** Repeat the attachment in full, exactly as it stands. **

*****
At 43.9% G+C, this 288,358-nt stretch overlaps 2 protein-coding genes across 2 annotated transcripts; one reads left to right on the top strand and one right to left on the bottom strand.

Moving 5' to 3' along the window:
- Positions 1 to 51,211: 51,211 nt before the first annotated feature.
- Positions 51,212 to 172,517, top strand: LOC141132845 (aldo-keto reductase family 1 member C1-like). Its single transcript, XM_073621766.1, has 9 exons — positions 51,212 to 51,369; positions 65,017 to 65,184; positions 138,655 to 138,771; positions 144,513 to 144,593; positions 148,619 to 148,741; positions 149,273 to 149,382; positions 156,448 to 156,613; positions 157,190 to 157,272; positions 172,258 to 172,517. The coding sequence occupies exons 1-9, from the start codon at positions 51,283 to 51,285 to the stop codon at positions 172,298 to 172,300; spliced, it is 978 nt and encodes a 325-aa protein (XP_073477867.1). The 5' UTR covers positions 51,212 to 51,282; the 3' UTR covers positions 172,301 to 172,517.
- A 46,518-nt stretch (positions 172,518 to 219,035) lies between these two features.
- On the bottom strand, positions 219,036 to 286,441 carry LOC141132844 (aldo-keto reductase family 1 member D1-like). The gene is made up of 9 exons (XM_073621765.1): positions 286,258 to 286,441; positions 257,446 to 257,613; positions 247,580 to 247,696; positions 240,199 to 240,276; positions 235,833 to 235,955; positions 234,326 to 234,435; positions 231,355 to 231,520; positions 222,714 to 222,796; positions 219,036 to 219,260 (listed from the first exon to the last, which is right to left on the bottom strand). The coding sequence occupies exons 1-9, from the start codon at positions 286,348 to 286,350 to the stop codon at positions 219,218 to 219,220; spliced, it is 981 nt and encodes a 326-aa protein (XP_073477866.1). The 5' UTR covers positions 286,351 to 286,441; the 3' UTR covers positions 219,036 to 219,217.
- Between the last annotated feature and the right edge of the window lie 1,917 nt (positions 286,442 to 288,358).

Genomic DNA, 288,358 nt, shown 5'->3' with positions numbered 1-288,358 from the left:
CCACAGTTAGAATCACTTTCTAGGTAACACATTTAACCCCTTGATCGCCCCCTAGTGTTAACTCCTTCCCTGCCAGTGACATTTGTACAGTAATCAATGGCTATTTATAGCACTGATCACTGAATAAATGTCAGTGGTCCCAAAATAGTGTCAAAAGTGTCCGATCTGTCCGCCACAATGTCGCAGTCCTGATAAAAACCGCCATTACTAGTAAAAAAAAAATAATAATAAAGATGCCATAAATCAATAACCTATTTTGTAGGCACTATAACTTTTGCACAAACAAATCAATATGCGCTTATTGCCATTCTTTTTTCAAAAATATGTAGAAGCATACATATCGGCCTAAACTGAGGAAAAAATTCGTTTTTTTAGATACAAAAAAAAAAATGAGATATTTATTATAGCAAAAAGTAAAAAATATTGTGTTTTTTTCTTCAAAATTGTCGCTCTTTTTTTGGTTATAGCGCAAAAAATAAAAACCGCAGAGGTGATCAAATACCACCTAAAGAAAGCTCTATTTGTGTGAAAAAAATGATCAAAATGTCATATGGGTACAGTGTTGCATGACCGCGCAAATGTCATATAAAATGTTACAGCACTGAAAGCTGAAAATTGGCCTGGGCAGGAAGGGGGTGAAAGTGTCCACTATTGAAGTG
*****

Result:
At 43.9% G+C, this 288,358-nt stretch overlaps 2 protein-coding genes across 2 annotated transcripts; one reads left to right on the top strand and one right to left on the bottom strand.

Moving 5' to 3' along the window:
- Positions 1 to 51,211: 51,211 nt before the first annotated feature.
- Positions 51,212 to 172,517, top strand: LOC141132845 (aldo-keto reductase family 1 member C1-like). Its single transcript, XM_073621766.1, has 9 exons — positions 51,212 to 51,369; positions 65,017 to 65,184; positions 138,655 to 138,771; positions 144,513 to 144,593; positions 148,619 to 148,741; positions 149,273 to 149,382; positions 156,448 to 156,613; positions 157,190 to 157,272; positions 172,258 to 172,517. The coding sequence occupies exons 1-9, from the start codon at positions 51,283 to 51,285 to the stop codon at positions 172,298 to 172,300; spliced, it is 978 nt and encodes a 325-aa protein (XP_073477867.1). The 5' UTR covers positions 51,212 to 51,282; the 3' UTR covers positions 172,301 to 172,517.
- A 46,518-nt stretch (positions 172,518 to 219,035) lies between these two features.
- On the bottom strand, positions 219,036 to 286,441 carry LOC141132844 (aldo-keto reductase family 1 member D1-like). The gene is made up of 9 exons (XM_073621765.1): positions 286,258 to 286,441; positions 257,446 to 257,613; positions 247,580 to 247,696; positions 240,199 to 240,276; positions 235,833 to 235,955; positions 234,326 to 234,435; positions 231,355 to 231,520; positions 222,714 to 222,796; positions 219,036 to 219,260 (listed from the first exon to the last, which is right to left on the bottom strand). The coding sequence occupies exons 1-9, from the start codon at positions 286,348 to 286,350 to the stop codon at positions 219,218 to 219,220; spliced, it is 981 nt and encodes a 326-aa protein (XP_073477866.1). The 5' UTR covers positions 286,351 to 286,441; the 3' UTR covers positions 219,036 to 219,217.
- Between the last annotated feature and the right edge of the window lie 1,917 nt (positions 286,442 to 288,358).

Genomic DNA, 288,358 nt, shown 5'->3' with positions numbered 1-288,358 from the left:
CCACAGTTAGAATCACTTTCTAGGTAACACATTTAACCCCTTGATCGCCCCCTAGTGTTAACTCCTTCCCTGCCAGTGACATTTGTACAGTAATCAATGGCTATTTATAGCACTGATCACTGAATAAATGTCAGTGGTCCCAAAATAGTGTCAAAAGTGTCCGATCTGTCCGCCACAATGTCGCAGTCCTGATAAAAACCGCCATTACTAGTAAAAAAAAAATAATAATAAAGATGCCATAAATCAATAACCTATTTTGTAGGCACTATAACTTTTGCACAAACAAATCAATATGCGCTTATTGCCATTCTTTTTTCAAAAATATGTAGAAGCATACATATCGGCCTAAACTGAGGAAAAAATTCGTTTTTTTAGATACAAAAAAAAAAATGAGATATTTATTATAGCAAAAAGTAAAAAATATTGTGTTTTTTTCTTCAAAATTGTCGCTCTTTTTTTGGTTATAGCGCAAAAAATAAAAACCGCAGAGGTGATCAAATACCACCTAAAGAAAGCTCTATTTGTGTGAAAAAAATGATCAAAATGTCATATGGGTACAGTGTTGCATGACCGCGCAAATGTCATATAAAATGTTACAGCACTGAAAGCTGAAAATTGGCCTGGGCAGGAAGGGGGTGAAAGTGTCCACTATTGAAGTG